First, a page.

* Pricing power key for investors faced with rising inflation
* Commodity prices have recovered sharply
* Food prices: reut.rs/2jLZacs
* Euro area inflation: reut.rs/2jM8e1e
* Margins under pressure: reut.rs/2inrgWr
By Vikram Subhedar and Kit Rees
LONDON, Jan 13 Rising prices of commodities from vanilla to oil
are stoking inflation expectations and turning investor attention to profit
margins at companies, especially in consumption-related industries, that may
struggle to pass on rising costs to consumers.
The so-called "reflation trade," which has lifted U.S. and UK stock markets
to record highs, began in earnest last quarter, as bond yields rose on bets that
more spending on infrastructure would spur economic growth.
A recovery in metals prices and the rallies in agricultural commodities,
however, mean that input costs for a range of European companies are rising for
the first time in three years. That leaves sections of the market at risk,
especially with valuations now above their long-term averages.
In the UK, a slide in sterling since last June's Brexit referendum is
expected to hit consumer spending this year, putting further pressure on
That leaves companies in Europe's retail, travel and leisure sectors among
those most vulnerable, analysts and investors say. Intense competition in a bid
to keep customers will make it harder for them to raise prices and absorb higher
"The closer you are to the consumer, then you are in a real squeeze
situation," said Trevor Greetham, head of multi-asset at Royal London Asset
Management, drawing parallels with a similar situation in 1994 when commodity
"The closer you are to the shovels, the closer you are to the commodity end,
you can pass it on. If you're a mining company, or an oil producer, this is what
you do, you pass on price rises," Greetham said.
Upbeat results this week from UK supermarkets and retailers sent shares
soaring. The numbers caught investors off guard, though the outlook remains
tough, according to some of the top-ranked analysts covering the sectors
Bank of America Merrill Lynch analysts, led by Angus Tweedie, expect the
slide in sterling to squeeze UK consumer budgets in 2017 and also push costs
higher, particularly for apparel retailers sourcing clothes from abroad.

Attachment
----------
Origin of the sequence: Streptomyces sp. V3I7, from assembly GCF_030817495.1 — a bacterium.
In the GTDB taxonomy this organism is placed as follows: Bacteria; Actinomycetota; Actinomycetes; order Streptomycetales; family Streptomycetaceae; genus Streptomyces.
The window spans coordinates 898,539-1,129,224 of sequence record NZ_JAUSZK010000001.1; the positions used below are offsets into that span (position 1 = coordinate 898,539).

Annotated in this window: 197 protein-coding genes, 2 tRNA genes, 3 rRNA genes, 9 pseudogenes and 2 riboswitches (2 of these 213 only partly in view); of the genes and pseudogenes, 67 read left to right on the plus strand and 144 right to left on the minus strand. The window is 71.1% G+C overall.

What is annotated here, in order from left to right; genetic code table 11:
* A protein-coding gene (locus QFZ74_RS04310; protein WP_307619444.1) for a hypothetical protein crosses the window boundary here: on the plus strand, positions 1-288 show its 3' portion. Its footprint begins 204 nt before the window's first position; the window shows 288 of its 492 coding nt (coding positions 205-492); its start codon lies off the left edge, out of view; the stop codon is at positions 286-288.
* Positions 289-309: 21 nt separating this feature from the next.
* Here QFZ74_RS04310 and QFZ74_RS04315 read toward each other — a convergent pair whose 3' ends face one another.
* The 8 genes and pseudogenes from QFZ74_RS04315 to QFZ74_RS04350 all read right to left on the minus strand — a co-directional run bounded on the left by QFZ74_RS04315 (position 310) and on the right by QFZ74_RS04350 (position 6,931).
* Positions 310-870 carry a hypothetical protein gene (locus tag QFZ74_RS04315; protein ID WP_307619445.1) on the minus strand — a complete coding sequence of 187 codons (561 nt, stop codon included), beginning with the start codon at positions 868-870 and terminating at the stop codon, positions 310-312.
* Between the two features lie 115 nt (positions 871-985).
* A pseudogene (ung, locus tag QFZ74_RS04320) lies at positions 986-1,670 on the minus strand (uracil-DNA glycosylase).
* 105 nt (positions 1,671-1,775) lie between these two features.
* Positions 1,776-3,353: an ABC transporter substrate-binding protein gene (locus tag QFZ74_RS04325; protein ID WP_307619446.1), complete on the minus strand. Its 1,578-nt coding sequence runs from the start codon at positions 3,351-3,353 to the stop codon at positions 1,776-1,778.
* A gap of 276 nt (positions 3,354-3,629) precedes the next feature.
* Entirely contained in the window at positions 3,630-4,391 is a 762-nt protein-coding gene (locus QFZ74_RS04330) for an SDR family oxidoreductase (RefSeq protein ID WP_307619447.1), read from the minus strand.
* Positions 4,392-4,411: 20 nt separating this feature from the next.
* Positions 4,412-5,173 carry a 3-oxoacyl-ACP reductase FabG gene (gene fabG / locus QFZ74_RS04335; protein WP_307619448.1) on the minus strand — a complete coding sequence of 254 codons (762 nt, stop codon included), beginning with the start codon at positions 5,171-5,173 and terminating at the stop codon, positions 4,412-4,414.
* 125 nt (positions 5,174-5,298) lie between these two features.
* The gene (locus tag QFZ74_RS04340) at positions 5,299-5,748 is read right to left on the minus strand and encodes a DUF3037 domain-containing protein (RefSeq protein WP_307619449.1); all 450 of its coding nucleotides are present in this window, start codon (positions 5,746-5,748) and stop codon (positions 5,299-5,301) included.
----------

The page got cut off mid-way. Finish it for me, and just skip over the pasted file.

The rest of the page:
Next week, sales updates from the likes of H&M, Burberry
and JD Wetherspoon will keep the European retail sector in focus.
Analysts have consistently cut forecasts for gross margins for several
consumer-focused industries in Europe over the past few years. Autos, travel and
tourism and restaurants and bars saw the sharpest cuts, according to Thomson
Reuters data. More recently, tobacco companies have suffered cuts as
health-conscious consumers change habits.
"Companies selling direct to consumers will get squeezed," said Charles
Glasse, a portfolio manager at Waverton Investment Management, which ran some of
2016's best-performing funds, according to Lipper data.
Instead, areas where companies face limited competition, whether by industry
or geography, tend to fare better in times of rising inflation.
"These tend to be in sectors that are a little less exciting and not very
well-known, such as industrial gases or chemicals," Glasse said.
As investors gear up for the corporate earnings results due over the next
four weeks, they are likely to be particularly cognizant of rising costs and
margin pressures as above average valuations leave little scope for
"Whilst a pick-up in inflation will flatter some, many companies will have
to deal with more expensive inputs - an issue they have not seen for some time,"
said Derek Stuart, manager of the Artemis UK Special Situations Fund in his
outlook for 2017.
(Graphics by Vikram Subhedar, editing by Larry King)